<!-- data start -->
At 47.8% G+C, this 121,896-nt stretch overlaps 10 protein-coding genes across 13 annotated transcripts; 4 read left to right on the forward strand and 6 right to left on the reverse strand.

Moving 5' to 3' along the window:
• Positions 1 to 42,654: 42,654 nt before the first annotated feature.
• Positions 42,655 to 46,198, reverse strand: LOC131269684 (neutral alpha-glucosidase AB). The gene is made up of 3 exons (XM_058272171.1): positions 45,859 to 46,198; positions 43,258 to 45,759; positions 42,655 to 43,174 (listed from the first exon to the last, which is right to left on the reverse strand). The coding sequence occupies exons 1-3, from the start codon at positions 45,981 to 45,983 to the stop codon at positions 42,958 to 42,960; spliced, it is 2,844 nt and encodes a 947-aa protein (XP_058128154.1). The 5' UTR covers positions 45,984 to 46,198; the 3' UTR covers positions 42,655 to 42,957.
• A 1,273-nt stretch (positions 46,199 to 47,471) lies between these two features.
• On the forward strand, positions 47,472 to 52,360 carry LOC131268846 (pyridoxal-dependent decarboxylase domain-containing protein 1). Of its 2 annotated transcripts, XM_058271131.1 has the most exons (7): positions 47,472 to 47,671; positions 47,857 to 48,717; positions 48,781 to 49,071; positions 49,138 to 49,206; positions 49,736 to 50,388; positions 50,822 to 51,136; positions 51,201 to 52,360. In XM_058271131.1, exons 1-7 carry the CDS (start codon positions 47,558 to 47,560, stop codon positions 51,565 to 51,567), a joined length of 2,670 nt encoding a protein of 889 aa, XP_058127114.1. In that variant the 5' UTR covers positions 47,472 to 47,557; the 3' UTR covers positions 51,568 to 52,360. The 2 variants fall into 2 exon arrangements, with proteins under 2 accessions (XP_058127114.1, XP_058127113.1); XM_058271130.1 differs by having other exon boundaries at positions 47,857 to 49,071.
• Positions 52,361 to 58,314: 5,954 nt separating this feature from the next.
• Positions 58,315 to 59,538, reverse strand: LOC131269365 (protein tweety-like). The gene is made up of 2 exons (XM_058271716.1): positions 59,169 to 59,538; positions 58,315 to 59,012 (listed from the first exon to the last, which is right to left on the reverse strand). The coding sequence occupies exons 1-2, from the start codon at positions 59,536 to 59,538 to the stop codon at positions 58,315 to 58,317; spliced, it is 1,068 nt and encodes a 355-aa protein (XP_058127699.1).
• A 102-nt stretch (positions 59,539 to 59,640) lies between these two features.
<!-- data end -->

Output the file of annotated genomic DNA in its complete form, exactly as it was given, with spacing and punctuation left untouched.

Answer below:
At 47.8% G+C, this 121,896-nt stretch overlaps 10 protein-coding genes across 13 annotated transcripts; 4 read left to right on the forward strand and 6 right to left on the reverse strand.

Moving 5' to 3' along the window:
• Positions 1 to 42,654: 42,654 nt before the first annotated feature.
• Positions 42,655 to 46,198, reverse strand: LOC131269684 (neutral alpha-glucosidase AB). The gene is made up of 3 exons (XM_058272171.1): positions 45,859 to 46,198; positions 43,258 to 45,759; positions 42,655 to 43,174 (listed from the first exon to the last, which is right to left on the reverse strand). The coding sequence occupies exons 1-3, from the start codon at positions 45,981 to 45,983 to the stop codon at positions 42,958 to 42,960; spliced, it is 2,844 nt and encodes a 947-aa protein (XP_058128154.1). The 5' UTR covers positions 45,984 to 46,198; the 3' UTR covers positions 42,655 to 42,957.
• A 1,273-nt stretch (positions 46,199 to 47,471) lies between these two features.
• On the forward strand, positions 47,472 to 52,360 carry LOC131268846 (pyridoxal-dependent decarboxylase domain-containing protein 1). Of its 2 annotated transcripts, XM_058271131.1 has the most exons (7): positions 47,472 to 47,671; positions 47,857 to 48,717; positions 48,781 to 49,071; positions 49,138 to 49,206; positions 49,736 to 50,388; positions 50,822 to 51,136; positions 51,201 to 52,360. In XM_058271131.1, exons 1-7 carry the CDS (start codon positions 47,558 to 47,560, stop codon positions 51,565 to 51,567), a joined length of 2,670 nt encoding a protein of 889 aa, XP_058127114.1. In that variant the 5' UTR covers positions 47,472 to 47,557; the 3' UTR covers positions 51,568 to 52,360. The 2 variants fall into 2 exon arrangements, with proteins under 2 accessions (XP_058127114.1, XP_058127113.1); XM_058271130.1 differs by having other exon boundaries at positions 47,857 to 49,071.
• Positions 52,361 to 58,314: 5,954 nt separating this feature from the next.
• Positions 58,315 to 59,538, reverse strand: LOC131269365 (protein tweety-like). The gene is made up of 2 exons (XM_058271716.1): positions 59,169 to 59,538; positions 58,315 to 59,012 (listed from the first exon to the last, which is right to left on the reverse strand). The coding sequence occupies exons 1-2, from the start codon at positions 59,536 to 59,538 to the stop codon at positions 58,315 to 58,317; spliced, it is 1,068 nt and encodes a 355-aa protein (XP_058127699.1).
• A 102-nt stretch (positions 59,539 to 59,640) lies between these two features.